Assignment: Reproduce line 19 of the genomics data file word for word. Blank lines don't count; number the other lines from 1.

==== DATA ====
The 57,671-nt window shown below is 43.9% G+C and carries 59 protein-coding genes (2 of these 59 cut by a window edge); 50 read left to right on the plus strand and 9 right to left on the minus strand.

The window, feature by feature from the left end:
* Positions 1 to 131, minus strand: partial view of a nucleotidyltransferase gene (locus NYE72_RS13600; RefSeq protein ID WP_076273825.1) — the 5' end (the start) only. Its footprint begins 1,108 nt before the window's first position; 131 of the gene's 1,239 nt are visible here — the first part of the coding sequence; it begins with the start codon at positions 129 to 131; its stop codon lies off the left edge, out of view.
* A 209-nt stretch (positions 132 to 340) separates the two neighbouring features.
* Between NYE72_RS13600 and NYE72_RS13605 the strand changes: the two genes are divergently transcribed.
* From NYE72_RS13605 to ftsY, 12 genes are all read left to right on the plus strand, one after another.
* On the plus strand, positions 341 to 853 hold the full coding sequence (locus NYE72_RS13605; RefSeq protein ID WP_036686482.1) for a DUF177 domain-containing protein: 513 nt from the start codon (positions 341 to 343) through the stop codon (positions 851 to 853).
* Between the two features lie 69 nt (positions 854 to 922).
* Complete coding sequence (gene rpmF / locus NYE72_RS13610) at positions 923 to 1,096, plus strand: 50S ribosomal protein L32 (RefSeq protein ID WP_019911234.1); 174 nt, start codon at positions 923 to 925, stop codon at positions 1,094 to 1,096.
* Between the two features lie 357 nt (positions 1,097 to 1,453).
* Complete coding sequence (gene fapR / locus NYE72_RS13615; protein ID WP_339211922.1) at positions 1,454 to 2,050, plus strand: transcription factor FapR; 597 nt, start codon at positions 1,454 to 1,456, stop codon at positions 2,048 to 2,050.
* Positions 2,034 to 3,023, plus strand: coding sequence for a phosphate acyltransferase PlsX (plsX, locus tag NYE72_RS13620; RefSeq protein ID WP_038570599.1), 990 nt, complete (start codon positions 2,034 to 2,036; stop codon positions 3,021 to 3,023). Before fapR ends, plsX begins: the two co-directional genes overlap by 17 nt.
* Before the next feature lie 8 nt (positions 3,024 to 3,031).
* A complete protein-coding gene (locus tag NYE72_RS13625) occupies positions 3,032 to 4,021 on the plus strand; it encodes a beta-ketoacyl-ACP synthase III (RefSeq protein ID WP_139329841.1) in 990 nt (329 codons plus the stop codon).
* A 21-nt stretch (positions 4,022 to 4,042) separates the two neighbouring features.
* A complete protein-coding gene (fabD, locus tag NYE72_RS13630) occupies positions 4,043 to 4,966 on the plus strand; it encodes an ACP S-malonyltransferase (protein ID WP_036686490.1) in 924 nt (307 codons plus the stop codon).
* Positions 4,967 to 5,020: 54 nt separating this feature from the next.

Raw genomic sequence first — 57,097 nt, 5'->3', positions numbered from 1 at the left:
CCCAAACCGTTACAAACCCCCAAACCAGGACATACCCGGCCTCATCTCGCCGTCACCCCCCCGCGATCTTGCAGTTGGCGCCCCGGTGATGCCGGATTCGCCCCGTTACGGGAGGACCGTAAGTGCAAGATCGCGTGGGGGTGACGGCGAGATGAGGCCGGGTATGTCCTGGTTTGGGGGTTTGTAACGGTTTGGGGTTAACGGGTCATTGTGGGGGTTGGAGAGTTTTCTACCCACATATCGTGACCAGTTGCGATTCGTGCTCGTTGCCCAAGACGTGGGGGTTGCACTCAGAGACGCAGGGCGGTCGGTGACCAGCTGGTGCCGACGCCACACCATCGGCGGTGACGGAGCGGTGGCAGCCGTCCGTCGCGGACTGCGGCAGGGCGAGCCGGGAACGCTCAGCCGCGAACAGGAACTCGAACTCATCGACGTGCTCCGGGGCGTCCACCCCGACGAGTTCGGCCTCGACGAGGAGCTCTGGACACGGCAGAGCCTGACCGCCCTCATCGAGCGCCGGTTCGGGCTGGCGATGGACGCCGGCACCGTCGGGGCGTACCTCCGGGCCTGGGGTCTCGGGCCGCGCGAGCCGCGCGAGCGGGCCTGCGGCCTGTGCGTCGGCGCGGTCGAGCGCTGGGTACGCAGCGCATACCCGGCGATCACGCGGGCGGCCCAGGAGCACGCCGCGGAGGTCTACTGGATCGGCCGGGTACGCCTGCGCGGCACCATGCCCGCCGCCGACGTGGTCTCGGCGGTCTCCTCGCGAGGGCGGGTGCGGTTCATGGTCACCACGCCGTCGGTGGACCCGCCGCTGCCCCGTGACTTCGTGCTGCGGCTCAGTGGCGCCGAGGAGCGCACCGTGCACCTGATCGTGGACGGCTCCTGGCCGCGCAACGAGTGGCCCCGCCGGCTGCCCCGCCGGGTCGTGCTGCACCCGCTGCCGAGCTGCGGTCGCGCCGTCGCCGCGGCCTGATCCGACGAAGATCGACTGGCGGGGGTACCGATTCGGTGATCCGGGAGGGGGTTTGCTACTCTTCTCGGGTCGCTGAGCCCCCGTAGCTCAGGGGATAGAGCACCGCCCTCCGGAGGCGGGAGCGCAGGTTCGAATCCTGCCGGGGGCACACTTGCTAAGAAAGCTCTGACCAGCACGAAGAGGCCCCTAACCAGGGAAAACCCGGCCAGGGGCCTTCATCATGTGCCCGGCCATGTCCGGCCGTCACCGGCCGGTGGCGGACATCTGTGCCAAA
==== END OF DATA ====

CCCAAACCGTTACAAACCCCCAAACCAGGACATACCCGGCCTCATCTCGCCGTCACCCCCCCGCGATCTTGCAGTTGGCGCCCCGGTGATGCCGGATTCGCCCCGTTACGGGAGGACCGTAAGTGCAAGATCGCGTGGGGGTGACGGCGAGATGAGGCCGGGTATGTCCTGGTTTGGGGGTTTGTAACGGTTTGGGGTTAACGGGTCATTGTGGGGGTTGGAGAGTTTTCTACCCACATATCGTGACCAGTTGCGATTCGTGCTCGTTGCCCAAGACGTGGGGGTTGCACTCAGAGACGCAGGGCGGTCGGTGACCAGCTGGTGCCGACGCCACACCATCGGCGGTGACGGAGCGGTGGCAGCCGTCCGTCGCGGACTGCGGCAGGGCGAGCCGGGAACGCTCAGCCGCGAACAGGAACTCGAACTCATCGACGTGCTCCGGGGCGTCCACCCCGACGAGTTCGGCCTCGACGAGGAGCTCTGGACACGGCAGAGCCTGACCGCCCTCATCGAGCGCCGGTTCGGGCTGGCGATGGACGCCGGCACCGTCGGGGCGTACCTCCGGGCCTGGGGTCTCGGGCCGCGCGAGCCGCGCGAGCGGGCCTGCGGCCTGTGCGTCGGCGCGGTCGAGCGCTGGGTACGCAGCGCATACCCGGCGATCACGCGGGCGGCCCAGGAGCACGCCGCGGAGGTCTACTGGATCGGCCGGGTACGCCTGCGCGGCACCATGCCCGCCGCCGACGTGGTCTCGGCGGTCTCCTCGCGAGGGCGGGTGCGGTTCATGGTCACCACGCCGTCGGTGGACCCGCCGCTGCCCCGTGACTTCGTGCTGCGGCTCAGTGGCGCCGAGGAGCGCACCGTGCACCTGATCGTGGACGGCTCCTGGCCGCGCAACGAGTGGCCCCGCCGGCTGCCCCGCCGGGTCGTGCTGCACCCGCTGCCGAGCTGCGGTCGCGCCGTCGCCGCGGCCTGATCCGACGAAGATCGACTGGCGGGGGTACCGATTCGGTGATCCGGGAGGGGGTTTGCTACTCTTCTCGGGTCGCTGAGCCCCCGTAGCTCAGGGGATAGAGCACCGCCCTCCGGAGGCGGGAGCGCAGGTTCGAATCCTGCCGGGGGCACACTTGCTAAGAAAGCTCTGACCAGCACGAAGAGGCCCCTAACCAGGGAAAACCCGGCCAGGGGCCTTCATCATGTGCCCGGCCATGTCCGGCCGTCACCGGCCGGTGGCGGACATCTGTGCCAAA